December 17, 2012 12:59 pm | News | Comments

Sulfur compounds in petroleum fuels have met their nanostructured match. University of Illinois researchers developed mats of metal oxide nanofibers that scrub sulfur from petroleum-based fuels much more effectively than traditional materials.

A low-cost route to ultrathin platinum films

December 13, 2012 8:14 am | News | Comments

A research group at NIST has developed a relatively simple, fast, and effective method of depositing uniform, ultrathin layers of platinum atoms on a surface. The new process exploits an unexpected feature of electrodeposition of platinum—if you drive the reaction much more strongly than usual, a new reaction steps in to shuts down the metal deposition process, allowing an unprecedented level of control of the film thickness.

A thin-skinned catalyst for chemical reactions

December 13, 2012 7:51 am | News | Comments

A chemical nanostructure developed by Boston College researchers behaves much like the pores of the skin, serving as a precise control for a typically stubborn method of catalysis that is the workhorse of industrial chemistry.

Sieve holds nanoparticles, acts as solar absorber

November 26, 2012 12:43 pm | News | Comments

Colloidal suspensions of metal nanoparticles in water passes too easily through commonly used macroporous polymeric membranes. To handle these nanofluids, researchers have built a membrane equipped functionalized proteins that can act as filters for nanoscaled particles in aqueous solutions. Such a nano-sieve could act as a catalyzer or could capture solar energy.

Gold nanoparticle catalyst that learns from enzyme in nature

November 15, 2012 12:25 pm | News | Comments

Scientists in Japan have developed a high activity gold nanoparticle catalyst that simplifies the function of enzymes in capturing substances. This new type of catalyst mimics enzyme function on the surface of cell membranes, which capture molecules of designated lengths and shapes. The findings indicate that gold nanoparticles thus equipped could support biological activities as a catalyst in the reactions of the living body.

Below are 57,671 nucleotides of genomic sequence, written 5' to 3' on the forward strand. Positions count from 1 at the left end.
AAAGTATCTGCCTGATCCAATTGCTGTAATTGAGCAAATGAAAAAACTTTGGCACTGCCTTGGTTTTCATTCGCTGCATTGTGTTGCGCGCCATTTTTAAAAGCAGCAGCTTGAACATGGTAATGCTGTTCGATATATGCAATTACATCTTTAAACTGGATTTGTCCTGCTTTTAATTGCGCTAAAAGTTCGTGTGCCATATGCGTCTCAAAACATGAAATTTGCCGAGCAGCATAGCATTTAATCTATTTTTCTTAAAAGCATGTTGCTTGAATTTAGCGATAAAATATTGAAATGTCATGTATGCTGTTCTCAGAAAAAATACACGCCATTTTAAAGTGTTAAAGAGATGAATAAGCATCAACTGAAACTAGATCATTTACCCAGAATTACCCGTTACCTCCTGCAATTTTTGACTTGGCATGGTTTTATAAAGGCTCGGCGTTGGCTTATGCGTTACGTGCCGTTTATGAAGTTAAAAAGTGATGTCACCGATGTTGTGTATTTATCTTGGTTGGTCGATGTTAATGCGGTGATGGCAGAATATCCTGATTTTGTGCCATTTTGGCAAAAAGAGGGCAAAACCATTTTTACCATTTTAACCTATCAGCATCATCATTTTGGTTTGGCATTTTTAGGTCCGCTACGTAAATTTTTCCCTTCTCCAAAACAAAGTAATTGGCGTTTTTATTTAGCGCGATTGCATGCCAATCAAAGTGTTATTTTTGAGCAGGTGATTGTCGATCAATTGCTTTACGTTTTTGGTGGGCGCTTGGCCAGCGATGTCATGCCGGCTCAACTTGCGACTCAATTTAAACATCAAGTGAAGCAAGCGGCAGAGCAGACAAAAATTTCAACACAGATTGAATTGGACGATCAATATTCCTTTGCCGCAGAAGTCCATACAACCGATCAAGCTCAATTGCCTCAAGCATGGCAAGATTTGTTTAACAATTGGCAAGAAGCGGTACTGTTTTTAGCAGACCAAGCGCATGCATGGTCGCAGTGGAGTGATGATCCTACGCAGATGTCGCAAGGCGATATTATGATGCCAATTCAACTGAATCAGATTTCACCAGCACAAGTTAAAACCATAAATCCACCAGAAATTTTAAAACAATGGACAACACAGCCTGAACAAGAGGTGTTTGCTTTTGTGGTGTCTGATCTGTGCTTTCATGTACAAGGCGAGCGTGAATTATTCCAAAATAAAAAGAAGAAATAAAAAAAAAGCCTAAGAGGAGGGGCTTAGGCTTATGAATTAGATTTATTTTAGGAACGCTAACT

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Rust and water are used to store solar energy as hydrogen

November 13, 2012 9:44 am | News | Comments

Photoelectrochemical (PEC) tandem solar cells offer a way to produce hydrogen directly from water. But efforts to produce an efficient cell have only resulted in extremely expensive prototypes. Researchers in Switzerland have recently developed a PEC, however, that is made from inexpensive materials and achieves up to 16% efficiency.

Study offers new insights into catalytic activity of copper

November 9, 2012 12:38 pm | News | Comments

Catalysis is an incredibly valuable tool in the field of chemistry, but it typically requires precious metals that are both expensive and potentially harmful to the environment. Researchers in Sweden say they have discovered that copper, which is not typically known for its catalytic properties, had unexpectedly been responsible for catalytic activity as part of research into iron catalysts.

Researchers make strides toward selective oxidation catalysts

November 5, 2012 11:45 am | News | Comments

Oxide catalysts play an integral role in many chemical transformations. Greener, more efficient chemical processes would benefit greatly from solid oxide catalysts that are choosier about their reactants, but achieving this has prove a challenge. Now, a team of researchers have developed a straightforward and generalizable process for making reactant-selective oxide catalysts by encapsulating the particles in a sieve-like film that blocks unwanted reactants.

Researchers find potential building block for catalytic cycle

November 5, 2012 10:47 am | News | Comments

Through spectroscopic investigations on a hydrogen-producing enzyme, researchers in Germany have found that environment of the catalytic site acts as an electron reservoir in the enzyme. This finding means that the enzyme can produce hydrogen at a highly efficient rate and could be useful as a renewable energy source.